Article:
Walter Dean Burnham Dissertation Award Announced

The Politics and History Section of the American Political Science Association is pleased to announce the 2012 Walter Dean Burnham Dissertation Award.

Committee: Catherine Boone, Chair , University of Texas at Austin; Beth Rosenson, University of Florida at Gainesville;  James Shoch, California State University at Sacramento

Recipient:  Gwendoline Alphonso, Fairfield University
Gwendoline M. Alphonso’s dissertation,  “Hearth and Soul: Political Parties, Family Ideologies, and the Development of Social Policy in the 20th Century” (Department of Government, Cornell, 2011) examines the changes and continuities in ideational visions of the family, as reflected in American social policy making from the Progressive Era (1900) to 2005. Using a wealth of data — from party platforms to Congressional committee hearings to Congressional debates to bill sponsorships — she shows how the current valorization of the “traditional family” is not a new development but rather part of an enduring pattern in which two sets of family ideals have competed for prominence and found their respective homes primarily in one party or another during the last century of American history.

Alphonso demonstrates the evolving connection between two main ideals (The Soul ideal, emphasizing a family’s character, morality and spirituality, and the more ‘materialist’ Hearth ideal focusing on families’ economic conditions) and the political parties, arguing that the shifting allegiance of the parties to these ideals reflects changes in their constituent bases, as they both court and respond to their core supporters. Her innovative use of committee hearing data in particular allows her to draw a strong link between each party’s family ideology and social agenda on the one hand, and the concrete experiences and demographics of the dominant factions among their constituents on the other. Shifts in party ideologies occurred in conjunction with shifts in the characteristics of their constituents, for example with regard to region, income, and marital status. The dissertation also provides a nuanced understanding of both the commonalities and differences between the two parties–and the factions within each party–with regard to the family ideals in the three eras she studies. The dissertation makes clear that the two major parties have borrowed from and absorbed each other’s family ideals and also adapted them to fit into their pre-existing broader ideological frameworks.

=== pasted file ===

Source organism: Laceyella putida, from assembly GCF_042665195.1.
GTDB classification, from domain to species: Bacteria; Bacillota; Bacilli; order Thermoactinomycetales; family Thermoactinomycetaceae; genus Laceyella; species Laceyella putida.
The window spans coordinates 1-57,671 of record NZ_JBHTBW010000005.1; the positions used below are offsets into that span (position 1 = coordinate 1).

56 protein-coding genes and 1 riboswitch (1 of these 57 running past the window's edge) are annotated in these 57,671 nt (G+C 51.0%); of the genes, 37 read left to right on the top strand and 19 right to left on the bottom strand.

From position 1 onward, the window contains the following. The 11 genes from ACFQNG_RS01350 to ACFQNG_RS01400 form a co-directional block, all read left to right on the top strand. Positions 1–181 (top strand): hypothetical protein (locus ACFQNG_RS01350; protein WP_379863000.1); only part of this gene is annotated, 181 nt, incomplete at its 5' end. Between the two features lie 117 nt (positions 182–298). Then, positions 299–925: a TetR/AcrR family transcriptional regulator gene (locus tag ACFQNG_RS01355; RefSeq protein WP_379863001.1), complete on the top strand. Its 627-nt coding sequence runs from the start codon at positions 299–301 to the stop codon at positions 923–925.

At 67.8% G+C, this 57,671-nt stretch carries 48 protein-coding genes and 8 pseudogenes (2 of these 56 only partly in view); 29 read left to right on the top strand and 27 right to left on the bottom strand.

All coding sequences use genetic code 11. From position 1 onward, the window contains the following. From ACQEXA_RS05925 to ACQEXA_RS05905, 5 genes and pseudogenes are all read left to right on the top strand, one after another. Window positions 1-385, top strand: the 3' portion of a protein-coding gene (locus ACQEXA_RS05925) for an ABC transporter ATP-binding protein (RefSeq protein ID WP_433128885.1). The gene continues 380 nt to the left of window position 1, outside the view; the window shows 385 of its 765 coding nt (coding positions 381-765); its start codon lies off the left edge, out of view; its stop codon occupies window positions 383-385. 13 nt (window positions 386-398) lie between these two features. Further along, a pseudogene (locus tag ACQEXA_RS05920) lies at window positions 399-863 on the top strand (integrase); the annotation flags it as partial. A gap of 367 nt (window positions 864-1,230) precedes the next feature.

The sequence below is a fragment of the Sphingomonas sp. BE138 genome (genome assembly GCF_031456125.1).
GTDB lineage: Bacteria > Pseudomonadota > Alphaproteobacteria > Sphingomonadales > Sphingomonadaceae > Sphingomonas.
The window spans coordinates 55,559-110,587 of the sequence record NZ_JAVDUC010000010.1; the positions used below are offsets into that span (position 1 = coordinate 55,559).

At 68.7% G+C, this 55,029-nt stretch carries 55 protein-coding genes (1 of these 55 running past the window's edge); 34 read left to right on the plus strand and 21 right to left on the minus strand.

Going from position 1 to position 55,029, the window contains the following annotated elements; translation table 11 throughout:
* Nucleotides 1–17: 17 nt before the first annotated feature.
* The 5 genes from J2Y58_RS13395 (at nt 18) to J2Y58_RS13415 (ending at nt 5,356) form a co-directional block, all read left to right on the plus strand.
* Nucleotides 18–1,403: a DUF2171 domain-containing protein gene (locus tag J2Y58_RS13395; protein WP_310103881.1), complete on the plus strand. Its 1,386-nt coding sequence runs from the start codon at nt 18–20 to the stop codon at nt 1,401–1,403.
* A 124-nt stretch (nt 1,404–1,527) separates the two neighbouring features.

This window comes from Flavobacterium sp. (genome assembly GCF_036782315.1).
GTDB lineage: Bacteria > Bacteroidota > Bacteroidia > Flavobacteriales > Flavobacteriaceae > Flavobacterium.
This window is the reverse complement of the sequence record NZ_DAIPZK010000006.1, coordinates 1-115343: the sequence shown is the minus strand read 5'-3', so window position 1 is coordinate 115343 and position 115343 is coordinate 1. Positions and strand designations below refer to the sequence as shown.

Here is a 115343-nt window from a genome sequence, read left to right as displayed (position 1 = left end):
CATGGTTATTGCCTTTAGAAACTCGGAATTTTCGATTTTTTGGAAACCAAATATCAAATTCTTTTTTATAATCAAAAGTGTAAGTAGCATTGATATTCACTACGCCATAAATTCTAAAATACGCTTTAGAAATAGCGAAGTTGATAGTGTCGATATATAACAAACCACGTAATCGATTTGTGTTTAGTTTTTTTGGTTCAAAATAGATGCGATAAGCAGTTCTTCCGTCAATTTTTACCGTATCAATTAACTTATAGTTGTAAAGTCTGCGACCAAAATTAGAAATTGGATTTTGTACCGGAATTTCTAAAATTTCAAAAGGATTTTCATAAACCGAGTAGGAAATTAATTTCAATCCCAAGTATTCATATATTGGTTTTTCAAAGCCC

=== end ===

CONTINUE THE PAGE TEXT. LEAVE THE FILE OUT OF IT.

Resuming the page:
In all, her analysis of the ebb and flow of the Hearth and Soul conceptions of family suggests a complex and layered picture of the relationship of the parties to social policy, in which changing regional demographics and electoral factors play an important role in explaining the parties’ shifting commitments to one or another family vision and associated social policy. The dissertation shows how this dynamic plays out with regard to a wide range of social policies including health care, intermarriage, juvenile delinquency, education, and welfare.

The originality of her argument and the creative and meticulous nature of her research make Gwen Alphonso a most deserving winner of the Walter Dean Burnham dissertation award.

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